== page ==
Sometime early in 1979, the gold mine deal began to fall apart. Plaintiff asserted that, after learning of the gold mine deal from Moss, he negotiated the purchase arrangements with Larry Moore, a principal in the corporation which owned the gold mine. In return for the $355,000, Moore was to transfer to plaintiff stock certificates in the gold mine corporation. However, in January of 1979, plaintiff had not received the stock. In an effort to halt the transaction, plaintiff contacted David at the bank and asked him to stop payment on the letters of credit. David told plaintiff that the letters of credit were irrevocable and if properly presented, the bank would have to pay out. David further told plaintiff that if the letters were not presented by their expiration date, the bank would need something in writing from plaintiff in order to return the cashier's checks to him.

Shortly thereafter, David left his employment at the bank for unexplained reasons. Plaintiff contacted his attorney, Richard Cochran, to protect his interests at the bank after his brother's departure. Cochran testified that he contacted Milton Perlman, the acting president of the bank, concerning plaintiff's predicament. Perlman told Cochran that the bank had nothing on file indicating that plaintiff had any interest in the cashier's checks securing the letters of credit. Perlman requested that Cochran send the bank an assignment of all of Moss' interest in the cashier's checks so that the bank would have a clear record of plaintiff's ownership. After Cochran explained to Moss why the assignment was necessary, Moss assigned all his interest in the cashier's checks to plaintiff. The written assignment was then sent to Perlman.

Three of the five letters of credit were properly presented to the bank and were paid. A fourth letter of credit was never presented. However, the $50,000 cashier's check securing that particular letter of credit was not returned to plaintiff; rather, the bank cashed it to apply against Moss' other obligations at the bank.

The fifth letter of credit was presented to the bank, but was denied payment because the bank claimed the tender was improper in form, not having the required documentation. The $130,000 cashier's check securing the fifth letter of credit was cashed by the bank sometime in early 1981 and was applied to Moss' other obligations to the bank.

The evidence presented at trial also showed that two other lawsuits resulted from the transaction here at issue. Plaintiff brought suit in Colorado against Larry Moore and L. & M. Oro II, Inc., based on the failed transaction. This litigation was eventually settled. Additionally, the holder of the letter of credit on which the bank had denied payment instituted litigation against the bank in Colorado to enforce payment of the letter of credit. This suit was later dismissed by the Colorado courts based on lack of jurisdiction over the bank. There was also evidence that Sheldon Moss independently invested in the gold mine transaction.

Plaintiff's action against the bank, filed in the circuit court of Cook County, sought the return of the two cashier's checks which had been applied to Moss' other personal obligations to the bank. As noted, following a bench trial, the trial court awarded plaintiff $180,000, representing the issue amount of the two cashier's checks, and denied plaintiff's claim for prejudgment interest. This appeal and cross-appeal followed.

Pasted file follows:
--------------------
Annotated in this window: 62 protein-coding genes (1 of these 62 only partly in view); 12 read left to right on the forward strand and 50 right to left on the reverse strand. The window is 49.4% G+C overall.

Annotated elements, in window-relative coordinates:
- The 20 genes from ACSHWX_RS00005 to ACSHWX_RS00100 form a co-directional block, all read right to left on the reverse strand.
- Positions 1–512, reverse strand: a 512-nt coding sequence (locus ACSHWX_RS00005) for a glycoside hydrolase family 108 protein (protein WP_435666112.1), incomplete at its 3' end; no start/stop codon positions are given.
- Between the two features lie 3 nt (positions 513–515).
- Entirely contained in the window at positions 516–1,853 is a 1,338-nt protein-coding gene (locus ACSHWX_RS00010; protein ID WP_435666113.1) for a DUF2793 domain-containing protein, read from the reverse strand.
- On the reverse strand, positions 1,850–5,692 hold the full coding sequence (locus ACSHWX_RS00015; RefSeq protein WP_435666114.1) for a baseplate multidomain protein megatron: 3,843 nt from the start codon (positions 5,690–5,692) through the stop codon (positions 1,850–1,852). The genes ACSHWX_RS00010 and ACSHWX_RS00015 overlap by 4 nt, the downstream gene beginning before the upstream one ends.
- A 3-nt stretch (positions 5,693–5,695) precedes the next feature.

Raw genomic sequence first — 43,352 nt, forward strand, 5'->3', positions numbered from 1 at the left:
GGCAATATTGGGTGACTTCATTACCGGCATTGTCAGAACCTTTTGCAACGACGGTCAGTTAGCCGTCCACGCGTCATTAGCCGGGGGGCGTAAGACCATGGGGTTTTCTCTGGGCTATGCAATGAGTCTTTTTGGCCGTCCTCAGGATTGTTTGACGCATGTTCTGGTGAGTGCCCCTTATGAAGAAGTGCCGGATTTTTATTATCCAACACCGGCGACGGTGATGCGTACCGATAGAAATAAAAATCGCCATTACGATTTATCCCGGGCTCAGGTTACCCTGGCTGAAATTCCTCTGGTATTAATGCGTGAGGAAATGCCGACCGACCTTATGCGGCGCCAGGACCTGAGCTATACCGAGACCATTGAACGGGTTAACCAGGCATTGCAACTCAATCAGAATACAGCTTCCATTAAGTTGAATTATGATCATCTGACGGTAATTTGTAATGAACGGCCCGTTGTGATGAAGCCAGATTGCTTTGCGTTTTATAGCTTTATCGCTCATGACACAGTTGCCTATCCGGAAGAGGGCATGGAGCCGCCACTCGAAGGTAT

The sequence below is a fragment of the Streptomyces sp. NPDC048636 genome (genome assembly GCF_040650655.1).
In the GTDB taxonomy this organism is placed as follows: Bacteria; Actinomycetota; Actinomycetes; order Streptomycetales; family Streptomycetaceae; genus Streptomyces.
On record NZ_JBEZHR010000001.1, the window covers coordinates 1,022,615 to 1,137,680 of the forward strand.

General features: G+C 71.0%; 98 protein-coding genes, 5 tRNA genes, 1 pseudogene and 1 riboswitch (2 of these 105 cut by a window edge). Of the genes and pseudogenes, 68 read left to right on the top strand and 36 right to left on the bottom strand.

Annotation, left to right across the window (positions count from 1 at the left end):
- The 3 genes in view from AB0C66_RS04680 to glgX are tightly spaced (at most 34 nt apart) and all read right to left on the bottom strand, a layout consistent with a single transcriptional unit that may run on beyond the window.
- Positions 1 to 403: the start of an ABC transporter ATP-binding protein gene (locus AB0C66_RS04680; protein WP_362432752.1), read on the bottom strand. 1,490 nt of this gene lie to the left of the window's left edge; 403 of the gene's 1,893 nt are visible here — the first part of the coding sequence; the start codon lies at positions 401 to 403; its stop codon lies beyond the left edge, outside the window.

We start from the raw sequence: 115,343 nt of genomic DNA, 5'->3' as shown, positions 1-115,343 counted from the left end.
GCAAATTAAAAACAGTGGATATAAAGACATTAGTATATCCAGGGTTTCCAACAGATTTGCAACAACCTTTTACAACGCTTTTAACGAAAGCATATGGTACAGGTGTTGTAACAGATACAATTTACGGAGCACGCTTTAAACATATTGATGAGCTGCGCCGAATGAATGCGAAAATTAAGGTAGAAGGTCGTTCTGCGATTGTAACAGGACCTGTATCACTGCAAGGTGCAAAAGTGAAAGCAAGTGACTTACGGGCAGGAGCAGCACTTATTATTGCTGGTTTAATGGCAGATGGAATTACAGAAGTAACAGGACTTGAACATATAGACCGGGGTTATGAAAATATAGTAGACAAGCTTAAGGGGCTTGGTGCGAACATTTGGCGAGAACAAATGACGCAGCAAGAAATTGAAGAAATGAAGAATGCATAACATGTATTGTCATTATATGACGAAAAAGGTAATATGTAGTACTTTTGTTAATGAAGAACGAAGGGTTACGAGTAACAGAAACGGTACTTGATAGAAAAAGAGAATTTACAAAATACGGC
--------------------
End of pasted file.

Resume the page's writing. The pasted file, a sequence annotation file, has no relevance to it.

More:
OPINION

I

The bank's initial argument concerns the sufficiency of the evidence underlying the trial court's judgment.

A

• 1 The bank first contests the trial court's findings that Moss was acting as plaintiff's agent in the gold mine transaction, that the bank had knowledge of this agency relationship through David Tomaso, its then president, and that plaintiff was entitled to the return of the cashier's checks securing the two expired letters of credit. The bank argues that these findings were contrary to the manifest weight of the evidence adduced at trial.

It is well established that because of the trial court's superior position to assess the credibility of the witnesses and to weigh the evidence, its findings will be disturbed only if clearly contrary to the manifest weight of the evidence, and not merely because a reviewing court might reach a different conclusion. (Schulenburg v. Signatrol, Inc. (1967), 37 Ill.2d 352, 356, 226 N.E.2d 624; Chicago Title & Trust Co. v. First Arlington National Bank (1983), 118 Ill. App.3d 401, 454 N.E.2d 723.) Furthermore, the findings and judgment of the trial court may not be overturned if there is any evidence in the record to support them. Jaffe Commercial Finance Co. v. Harris (1983), 119 Ill. App.3d 136, 142, 456 N.E.2d 224.

In determining the sufficiency of the evidence supporting the trial court's findings of agency, the application of several principles is important. The existence of an agency relationship may be established, and its nature and extent shown, by circumstantial evidence, and reference may be made to the situation of the parties, their acts and other relevant circumstances. (St. Ann's Home for the Aged v. Daniels (1981), 95 Ill. App.3d 576, 579, 420 N.E.2d 478.) Moreover, the agency relationship does not depend on an express appointment or acceptance by the principal and agent. (95 Ill. App.3d 576, 579.) Finally, the existence of the agency relationship is a question of fact to be decided by the trial court. Swartzberg v. Dresner (1982), 107 Ill. App.3d 318, 325, 437 N.E.2d 860.